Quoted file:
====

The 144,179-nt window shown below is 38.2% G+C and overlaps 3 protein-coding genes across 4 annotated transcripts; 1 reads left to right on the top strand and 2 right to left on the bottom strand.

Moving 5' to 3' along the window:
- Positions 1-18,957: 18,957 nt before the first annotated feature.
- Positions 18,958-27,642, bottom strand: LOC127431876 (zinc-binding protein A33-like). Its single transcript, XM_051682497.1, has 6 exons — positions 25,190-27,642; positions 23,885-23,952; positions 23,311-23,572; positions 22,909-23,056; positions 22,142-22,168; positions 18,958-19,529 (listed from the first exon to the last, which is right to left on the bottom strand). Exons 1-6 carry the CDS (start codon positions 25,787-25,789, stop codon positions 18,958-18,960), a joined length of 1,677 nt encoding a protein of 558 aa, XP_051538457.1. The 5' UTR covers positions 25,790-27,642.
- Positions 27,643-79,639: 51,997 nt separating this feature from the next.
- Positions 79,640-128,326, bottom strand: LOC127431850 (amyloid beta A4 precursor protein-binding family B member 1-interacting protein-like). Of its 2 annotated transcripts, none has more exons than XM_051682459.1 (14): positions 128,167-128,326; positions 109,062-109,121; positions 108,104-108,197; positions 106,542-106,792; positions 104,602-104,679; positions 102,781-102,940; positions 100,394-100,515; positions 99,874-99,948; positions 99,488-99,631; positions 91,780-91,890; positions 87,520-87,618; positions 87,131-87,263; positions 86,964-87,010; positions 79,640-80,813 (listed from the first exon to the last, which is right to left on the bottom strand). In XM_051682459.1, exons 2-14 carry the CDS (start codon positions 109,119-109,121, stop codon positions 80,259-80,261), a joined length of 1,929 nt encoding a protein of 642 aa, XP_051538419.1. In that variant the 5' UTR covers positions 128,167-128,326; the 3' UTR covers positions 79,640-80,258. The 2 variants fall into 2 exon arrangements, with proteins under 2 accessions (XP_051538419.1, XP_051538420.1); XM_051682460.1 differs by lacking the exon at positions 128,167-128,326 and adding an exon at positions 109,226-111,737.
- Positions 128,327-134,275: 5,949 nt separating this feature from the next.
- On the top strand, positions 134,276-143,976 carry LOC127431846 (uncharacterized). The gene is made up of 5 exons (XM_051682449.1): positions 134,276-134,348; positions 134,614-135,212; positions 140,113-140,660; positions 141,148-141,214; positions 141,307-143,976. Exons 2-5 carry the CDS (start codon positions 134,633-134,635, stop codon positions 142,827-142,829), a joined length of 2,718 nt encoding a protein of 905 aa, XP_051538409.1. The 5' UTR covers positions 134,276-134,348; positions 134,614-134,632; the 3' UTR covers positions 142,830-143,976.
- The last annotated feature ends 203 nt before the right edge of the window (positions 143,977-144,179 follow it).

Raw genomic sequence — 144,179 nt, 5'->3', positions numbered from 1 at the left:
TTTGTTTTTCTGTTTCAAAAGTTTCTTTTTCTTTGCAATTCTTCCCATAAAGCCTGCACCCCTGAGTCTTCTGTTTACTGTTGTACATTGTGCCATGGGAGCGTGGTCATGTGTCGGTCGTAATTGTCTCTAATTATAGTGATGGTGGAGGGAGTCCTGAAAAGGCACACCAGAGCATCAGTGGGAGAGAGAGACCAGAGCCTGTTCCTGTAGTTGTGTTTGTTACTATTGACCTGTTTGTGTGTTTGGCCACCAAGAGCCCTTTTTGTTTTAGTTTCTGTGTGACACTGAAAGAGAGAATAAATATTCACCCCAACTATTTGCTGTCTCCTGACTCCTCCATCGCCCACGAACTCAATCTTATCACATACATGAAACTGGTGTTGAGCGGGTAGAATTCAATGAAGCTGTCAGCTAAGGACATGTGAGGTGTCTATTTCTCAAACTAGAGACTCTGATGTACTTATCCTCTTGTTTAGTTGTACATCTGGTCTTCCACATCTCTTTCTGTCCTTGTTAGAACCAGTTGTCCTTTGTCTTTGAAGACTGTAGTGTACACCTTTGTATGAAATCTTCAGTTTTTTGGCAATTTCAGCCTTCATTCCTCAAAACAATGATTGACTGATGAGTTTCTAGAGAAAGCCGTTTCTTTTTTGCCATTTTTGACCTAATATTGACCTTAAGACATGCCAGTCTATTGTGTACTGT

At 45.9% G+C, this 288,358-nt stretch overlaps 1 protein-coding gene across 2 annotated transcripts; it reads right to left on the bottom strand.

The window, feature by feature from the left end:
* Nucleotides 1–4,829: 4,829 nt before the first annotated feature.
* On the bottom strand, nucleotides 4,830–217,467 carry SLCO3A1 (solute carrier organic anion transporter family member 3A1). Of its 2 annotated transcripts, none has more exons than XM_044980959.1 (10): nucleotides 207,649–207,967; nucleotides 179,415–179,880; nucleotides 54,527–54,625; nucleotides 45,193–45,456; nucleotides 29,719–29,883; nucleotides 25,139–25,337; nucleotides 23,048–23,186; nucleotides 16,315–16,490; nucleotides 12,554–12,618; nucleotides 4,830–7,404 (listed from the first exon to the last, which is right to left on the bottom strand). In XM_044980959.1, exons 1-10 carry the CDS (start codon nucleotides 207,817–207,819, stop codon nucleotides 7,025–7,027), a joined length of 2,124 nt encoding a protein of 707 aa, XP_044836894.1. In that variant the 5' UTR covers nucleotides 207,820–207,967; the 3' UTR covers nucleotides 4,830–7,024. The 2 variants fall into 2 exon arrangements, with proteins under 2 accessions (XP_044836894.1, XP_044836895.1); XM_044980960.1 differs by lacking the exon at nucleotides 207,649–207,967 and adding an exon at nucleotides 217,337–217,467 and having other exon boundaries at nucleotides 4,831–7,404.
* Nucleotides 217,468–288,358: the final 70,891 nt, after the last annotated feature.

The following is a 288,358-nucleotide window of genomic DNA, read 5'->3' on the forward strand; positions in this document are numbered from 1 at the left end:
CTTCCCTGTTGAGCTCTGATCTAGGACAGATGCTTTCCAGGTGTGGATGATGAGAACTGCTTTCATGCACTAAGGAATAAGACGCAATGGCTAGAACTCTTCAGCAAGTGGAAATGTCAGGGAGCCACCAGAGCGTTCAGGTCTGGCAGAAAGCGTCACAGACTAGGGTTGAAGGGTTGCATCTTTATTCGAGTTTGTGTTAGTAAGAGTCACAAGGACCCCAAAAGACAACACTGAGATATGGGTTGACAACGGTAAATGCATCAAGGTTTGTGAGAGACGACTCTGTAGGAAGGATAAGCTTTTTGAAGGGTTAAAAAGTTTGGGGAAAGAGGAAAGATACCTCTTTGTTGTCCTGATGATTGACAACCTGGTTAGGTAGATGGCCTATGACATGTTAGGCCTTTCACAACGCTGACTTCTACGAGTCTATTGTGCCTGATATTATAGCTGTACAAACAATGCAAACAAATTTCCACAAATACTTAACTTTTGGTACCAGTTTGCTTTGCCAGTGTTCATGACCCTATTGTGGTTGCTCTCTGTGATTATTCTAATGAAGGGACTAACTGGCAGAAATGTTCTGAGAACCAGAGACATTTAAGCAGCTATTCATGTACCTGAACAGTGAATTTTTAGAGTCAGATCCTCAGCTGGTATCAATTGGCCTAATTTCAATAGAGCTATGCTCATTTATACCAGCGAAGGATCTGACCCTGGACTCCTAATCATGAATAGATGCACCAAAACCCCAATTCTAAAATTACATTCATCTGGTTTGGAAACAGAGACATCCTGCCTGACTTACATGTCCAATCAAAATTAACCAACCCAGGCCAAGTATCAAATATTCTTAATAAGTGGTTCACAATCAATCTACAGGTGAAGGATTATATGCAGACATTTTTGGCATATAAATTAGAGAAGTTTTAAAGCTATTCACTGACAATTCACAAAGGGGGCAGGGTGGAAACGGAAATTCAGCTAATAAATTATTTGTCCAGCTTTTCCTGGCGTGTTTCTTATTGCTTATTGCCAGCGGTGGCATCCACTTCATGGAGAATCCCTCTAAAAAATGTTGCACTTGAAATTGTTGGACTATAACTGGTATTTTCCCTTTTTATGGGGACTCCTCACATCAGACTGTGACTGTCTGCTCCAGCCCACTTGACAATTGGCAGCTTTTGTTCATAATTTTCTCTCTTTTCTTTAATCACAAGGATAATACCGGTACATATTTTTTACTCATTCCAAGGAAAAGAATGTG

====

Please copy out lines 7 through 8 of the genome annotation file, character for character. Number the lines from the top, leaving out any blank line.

- Positions 128,327-134,275: 5,949 nt separating this feature from the next.
- On the top strand, positions 134,276-143,976 carry LOC127431846 (uncharacterized). The gene is made up of 5 exons (XM_051682449.1): positions 134,276-134,348; positions 134,614-135,212; positions 140,113-140,660; positions 141,148-141,214; positions 141,307-143,976. Exons 2-5 carry the CDS (start codon positions 134,633-134,635, stop codon positions 142,827-142,829), a joined length of 2,718 nt encoding a protein of 905 aa, XP_051538409.1. The 5' UTR covers positions 134,276-134,348; positions 134,614-134,632; the 3' UTR covers positions 142,830-143,976.